The Work of Grief is Challenging, but Worth It

Greg, grief, and my mother's story

The Work of Grief is Challenging, but Worth It Image Grief can hit you any time. It can be due to many things, such as the loss of a loved one, going to a new school, or a change of living arrangements. It can be overwhelming or like a dull throb in the background. There are things you can do for yourself and others who are experiencing grief.

The following story shows how grief touched one of my former students.

Greg* was invisible when I taught him Grade 10 English. He was 14 and new at the school. He showed up to class in body, but he never spoke or handed in any assignments. He quickly vanished at the end of each class. Needless to say, he was failing the course.

I asked the office about Greg's background, thinking perhaps he had special learning needs. That's when I learned his mother had recently died of cancer. After learning this, I asked Greg to stay after class. Once we were alone, I shared my own mother's story with him.

My mom came to Canada from Hungary as a 15-year-old orphan. The Holocaust set in motion nightmare after nightmare. When mom was 8 years old, her father was forced into a special slave labour unit for Jewish men. Needless to say, he never returned. When mom was 11, her mother was killed at a Concentration Camp. Mom then lived in the ghetto with her little sister, whom she cared for, before being rescued and brought to Canada.

When mom started her new life in Toronto, she had a choice: she could either hold on to her grief or choose to live her life so her parents would be proud of her. She chose the latter. She used the gift of life to become a special education teacher, married my father, raised a family, and took in foster children from both the Jewish Family and Children's Service and Catholic Children's Aid Society. Today, at age 89, she continues to help others through different kinds of volunteer work.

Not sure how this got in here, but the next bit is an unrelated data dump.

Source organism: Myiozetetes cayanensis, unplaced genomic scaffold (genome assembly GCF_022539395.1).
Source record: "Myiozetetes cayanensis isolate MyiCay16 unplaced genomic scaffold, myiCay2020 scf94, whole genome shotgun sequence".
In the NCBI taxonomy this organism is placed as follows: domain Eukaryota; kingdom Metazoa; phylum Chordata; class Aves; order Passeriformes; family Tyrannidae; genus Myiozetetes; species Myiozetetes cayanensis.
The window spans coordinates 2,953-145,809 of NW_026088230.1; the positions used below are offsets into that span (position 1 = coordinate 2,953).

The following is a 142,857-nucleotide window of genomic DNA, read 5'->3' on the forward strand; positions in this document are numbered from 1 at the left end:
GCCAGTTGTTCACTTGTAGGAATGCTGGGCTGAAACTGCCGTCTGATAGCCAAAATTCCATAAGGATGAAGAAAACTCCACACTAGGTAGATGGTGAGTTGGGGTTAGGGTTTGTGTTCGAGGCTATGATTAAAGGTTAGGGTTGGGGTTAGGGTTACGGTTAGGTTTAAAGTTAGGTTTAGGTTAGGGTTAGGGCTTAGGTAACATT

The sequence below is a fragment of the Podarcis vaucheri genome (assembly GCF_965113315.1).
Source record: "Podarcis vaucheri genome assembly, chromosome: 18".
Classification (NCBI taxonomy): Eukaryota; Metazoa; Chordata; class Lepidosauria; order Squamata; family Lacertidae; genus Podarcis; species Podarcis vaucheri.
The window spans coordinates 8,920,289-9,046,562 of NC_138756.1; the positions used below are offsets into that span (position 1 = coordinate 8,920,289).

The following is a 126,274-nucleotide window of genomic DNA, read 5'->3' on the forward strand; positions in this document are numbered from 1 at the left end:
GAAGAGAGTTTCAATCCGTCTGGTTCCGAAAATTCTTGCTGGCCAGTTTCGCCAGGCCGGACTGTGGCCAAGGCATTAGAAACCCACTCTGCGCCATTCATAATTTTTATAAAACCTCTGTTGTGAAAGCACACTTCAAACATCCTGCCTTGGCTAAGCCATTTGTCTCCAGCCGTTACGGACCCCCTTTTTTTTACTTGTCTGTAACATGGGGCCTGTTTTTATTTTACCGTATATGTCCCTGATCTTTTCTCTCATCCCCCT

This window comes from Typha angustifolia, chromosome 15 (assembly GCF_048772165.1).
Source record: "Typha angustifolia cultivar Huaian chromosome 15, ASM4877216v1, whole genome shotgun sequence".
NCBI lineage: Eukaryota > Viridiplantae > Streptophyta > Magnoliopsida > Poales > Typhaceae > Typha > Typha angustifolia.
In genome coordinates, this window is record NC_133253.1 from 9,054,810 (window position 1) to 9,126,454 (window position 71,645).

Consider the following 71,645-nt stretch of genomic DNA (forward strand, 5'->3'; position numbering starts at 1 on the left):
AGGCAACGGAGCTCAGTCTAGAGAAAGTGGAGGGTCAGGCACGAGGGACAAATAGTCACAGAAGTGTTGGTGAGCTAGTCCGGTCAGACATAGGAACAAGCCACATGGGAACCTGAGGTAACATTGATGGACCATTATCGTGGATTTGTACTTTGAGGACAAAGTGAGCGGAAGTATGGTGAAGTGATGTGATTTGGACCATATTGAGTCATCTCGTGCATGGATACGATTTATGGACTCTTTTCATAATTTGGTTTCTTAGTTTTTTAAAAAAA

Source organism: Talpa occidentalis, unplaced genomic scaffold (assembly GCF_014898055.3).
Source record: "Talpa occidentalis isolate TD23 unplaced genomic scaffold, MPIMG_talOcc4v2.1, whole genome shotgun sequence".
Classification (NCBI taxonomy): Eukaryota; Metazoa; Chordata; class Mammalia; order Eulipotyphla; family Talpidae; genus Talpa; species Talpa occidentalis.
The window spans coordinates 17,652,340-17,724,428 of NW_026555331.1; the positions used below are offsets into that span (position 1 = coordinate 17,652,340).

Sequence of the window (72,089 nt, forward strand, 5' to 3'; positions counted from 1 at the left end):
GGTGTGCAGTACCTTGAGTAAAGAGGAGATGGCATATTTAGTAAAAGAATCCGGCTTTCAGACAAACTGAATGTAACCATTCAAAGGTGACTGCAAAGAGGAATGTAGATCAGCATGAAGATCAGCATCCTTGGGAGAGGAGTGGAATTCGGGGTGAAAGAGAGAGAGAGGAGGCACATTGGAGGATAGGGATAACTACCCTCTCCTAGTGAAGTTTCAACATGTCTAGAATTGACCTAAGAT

I asked Greg one more thing: "Why don't you try living your life so your mother would be proud of you?"

As the months unfolded, Greg began participating in class discussions and handing in work. His marks improved and he made friends in class. One day he stayed behind and asked me, "Did you see I'm participating more?" To which I replied, "Oh yes. I'm proud of you, and I know someone else who is very proud of you too."

Everybody deals with grief in different ways. Others can offer practical assistance, such as housecleaning and meal preparation. It's important not to tell people how they should feel and what they should do. The person who has experienced the loss needs time to process and express their feelings. Others can be supportive of the person and ask open-ended questions. Sometimes just sitting with the person in silence, or giving a hug, if requested by the person, can help. Ask how you can help.

Some strategies to work through grief include:

  • Seeking support from friends and family
  • Getting professional counselling
  • Keeping a grief diary or memory book to record thoughts and feelings in
  • Joining a support group
  • Taking care of your physical health
  • Crying if and when needed
  • Participating in life-giving activities with others, and not isolating yourself

National best-selling author Laurie M. Martin is a certified trauma treatment specialist crisis intervention support who believes grief shows itself in many ways. Martin has been providing grief crisis counselling for many people involved with several disasters, including 9/11, the 2018 hurricanes, and the current pandemic.

I had the opportunity to ask Martin what can help people who are working through grief. Martin suggested using the analogy of a suitcase: "Allow yourself to go into that suitcase and pull out some thoughts and feelings, think about them, then return them.

"If we did that daily, it would help us to understand and feel, instead of keeping it all locked up with the lid closed," Martin continued. "If a person is feeling pain, own it, think about it, feel it, don't handle it too long, put it back into the suitcase, and go on with your day.

"If grief comes rushing up again, even if it's 15 minutes later, grab it, own it, feel it, think about it, and put it back in the suitcase. The more we do this, the more we're doing the work of grief," Martin explained. "All of a sudden, time will go along and you will notice you're not grabbing those thoughts and feelings as often. This is a good sign, as long as you know you have to do this work once in a while as part of your healing."

When I'm flooded with sadness, I think of my teenage mother living her life so her parents would be proud of her. Then I remember Greg, who is living his life, making his mother proud. The work of grief can be long and difficult, but working through it helps make it more manageable. Doing this work is an important way to honour what you are grieving and move towards leading a happier life.

Illustration by Barbara Salsberg Mathews

* For the purposes of this article I call this student Greg, though that was not his name.

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